There are certain episodes throughout the show’s Nine Season run that stick out to several people as being major episodes or breakthrough episodes! Indeed, Roseanne (the woman and the show) provided several groundbreaking (I hate using that word) episodes. It gave the world the first ever openly homosexual character in a sitcom, the first ever lesbian kiss on television, it discussed periods, masturbation and everything taboo. Nothing was off limits it seemed, and on a personal level I feel the show’s openness and frankness in realism meant more and more people could relate.
In a Season Two episode entitled “The Little Sister” we are given the first real glimpse into the loving and caring relationship between Roseanne’s character and her sister Jackie when Jackie reveals she wants to become a cop. The shocking moment when Roseanne pulls a pretend gun on Jackie and screams “Alright pig, I’ve got a gun to your head and I’m gonna blow your brains out!” reveals the real reason Roseanne is so against Jackie wanting to become a cop – she doesn’t want her getting killed. Interestingly, this episode was written by future Buffy The Vampire Slayer creator Joss Whedon!
In Season Four, the show went against all sitcom rules and had a storyline last the entirety of a season without being resolved until the very end of the season. In the episode “Darlene Fades to Black” the middle child of the Connor clan finds herself slowly slipping into depression. While her parents and friends around her see this as simply a gothic/teenage phase, only the audience can really see what is going on. This storyline ran for the entirety of Season Four and explored the layers and very serious issue of depression with respect.
The Season Five episode “Wait Till Your Father Comes Home” dealt with the death of Roseanne’s father. This episode not only includes one of the funniest moments from the show’s entire run, where Jackie calls Aunt Barbara to pass on the bad news, but also includes a very emotional and heartfelt finale scene. At the end of the episode Roseanne goes to the funeral home to visit her father, and is left alone with the coffin to say a few final words. Her emotional speech to her dead father is not only moving but may also hold a little reality to it – certainly it made me feel the words Roseanne Connor were saying were actually coming from Roseanne Barr. The very raw and real speech is another reason this show holds heart and soul beneath the white trash blue collar exterior it gets collared with in the press.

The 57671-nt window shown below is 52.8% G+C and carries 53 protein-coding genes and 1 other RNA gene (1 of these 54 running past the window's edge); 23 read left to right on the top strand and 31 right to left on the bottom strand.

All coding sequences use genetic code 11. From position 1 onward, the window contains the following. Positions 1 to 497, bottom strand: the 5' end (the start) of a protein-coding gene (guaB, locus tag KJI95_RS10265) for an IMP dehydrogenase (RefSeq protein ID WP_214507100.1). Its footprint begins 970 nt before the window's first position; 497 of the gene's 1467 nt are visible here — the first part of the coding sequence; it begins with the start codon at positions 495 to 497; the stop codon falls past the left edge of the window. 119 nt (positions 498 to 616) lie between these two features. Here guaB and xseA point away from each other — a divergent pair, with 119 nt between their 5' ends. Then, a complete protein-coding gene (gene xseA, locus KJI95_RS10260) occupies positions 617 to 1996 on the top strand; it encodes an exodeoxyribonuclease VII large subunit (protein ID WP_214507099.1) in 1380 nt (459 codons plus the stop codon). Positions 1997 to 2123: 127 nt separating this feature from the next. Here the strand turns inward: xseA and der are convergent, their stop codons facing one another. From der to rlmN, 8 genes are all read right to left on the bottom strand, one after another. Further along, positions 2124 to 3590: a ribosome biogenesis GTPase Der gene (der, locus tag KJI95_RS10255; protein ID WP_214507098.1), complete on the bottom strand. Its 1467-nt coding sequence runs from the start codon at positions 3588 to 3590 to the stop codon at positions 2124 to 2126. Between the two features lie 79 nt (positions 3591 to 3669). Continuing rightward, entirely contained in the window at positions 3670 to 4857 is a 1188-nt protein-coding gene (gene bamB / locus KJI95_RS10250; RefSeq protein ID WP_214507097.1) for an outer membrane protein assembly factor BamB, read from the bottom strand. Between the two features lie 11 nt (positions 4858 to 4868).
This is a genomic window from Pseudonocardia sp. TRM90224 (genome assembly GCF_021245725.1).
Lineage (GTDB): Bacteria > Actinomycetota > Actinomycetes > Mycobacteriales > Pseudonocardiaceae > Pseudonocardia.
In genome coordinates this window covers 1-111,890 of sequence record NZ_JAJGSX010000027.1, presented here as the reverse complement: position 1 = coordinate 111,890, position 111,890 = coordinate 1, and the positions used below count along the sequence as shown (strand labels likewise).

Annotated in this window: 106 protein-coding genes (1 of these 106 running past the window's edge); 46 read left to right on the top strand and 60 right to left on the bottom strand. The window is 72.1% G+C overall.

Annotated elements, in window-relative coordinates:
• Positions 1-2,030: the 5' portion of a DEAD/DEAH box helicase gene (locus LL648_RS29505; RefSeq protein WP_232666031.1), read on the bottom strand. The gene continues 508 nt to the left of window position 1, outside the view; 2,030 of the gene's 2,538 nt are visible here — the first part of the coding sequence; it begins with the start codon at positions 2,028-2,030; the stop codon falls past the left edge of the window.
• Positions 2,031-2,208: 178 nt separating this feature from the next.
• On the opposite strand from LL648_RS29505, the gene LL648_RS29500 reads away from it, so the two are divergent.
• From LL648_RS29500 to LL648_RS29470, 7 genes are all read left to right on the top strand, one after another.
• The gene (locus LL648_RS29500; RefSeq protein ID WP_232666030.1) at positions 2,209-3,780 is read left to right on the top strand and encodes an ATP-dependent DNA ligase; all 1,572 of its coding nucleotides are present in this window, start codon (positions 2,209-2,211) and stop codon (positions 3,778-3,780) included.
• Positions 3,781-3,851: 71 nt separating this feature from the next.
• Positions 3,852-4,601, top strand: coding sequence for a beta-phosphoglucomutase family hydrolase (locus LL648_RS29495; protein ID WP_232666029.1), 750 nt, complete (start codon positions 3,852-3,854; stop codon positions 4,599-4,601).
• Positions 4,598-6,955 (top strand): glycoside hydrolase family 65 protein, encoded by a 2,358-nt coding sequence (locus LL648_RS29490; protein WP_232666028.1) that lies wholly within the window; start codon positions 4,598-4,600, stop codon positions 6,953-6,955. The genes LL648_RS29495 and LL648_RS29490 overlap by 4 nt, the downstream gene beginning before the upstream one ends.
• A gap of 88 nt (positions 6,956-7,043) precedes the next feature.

The Reality of “Roseanne” is that the show became so much more than just a sitcom, just a television show. The realism that was put into portraying a relatable middle class family in midwestern America is so detailed and so loving that as an audience member, there is a warmth and heart to each and every episode that can cheer you up on the coldest and darkest days because you feel there are families out there just like you. Making light of every day situations, putting comedy into the dark things like depression, death and poverty make life seem that little bit better because you realise there are worse things in life and you are not alone.
Clip of Jackie phoning Aunt Barbara in “Wait Till Your Father Comes Home” HERE!
Clip of Roseanne during her Comedy Central Roast HERE!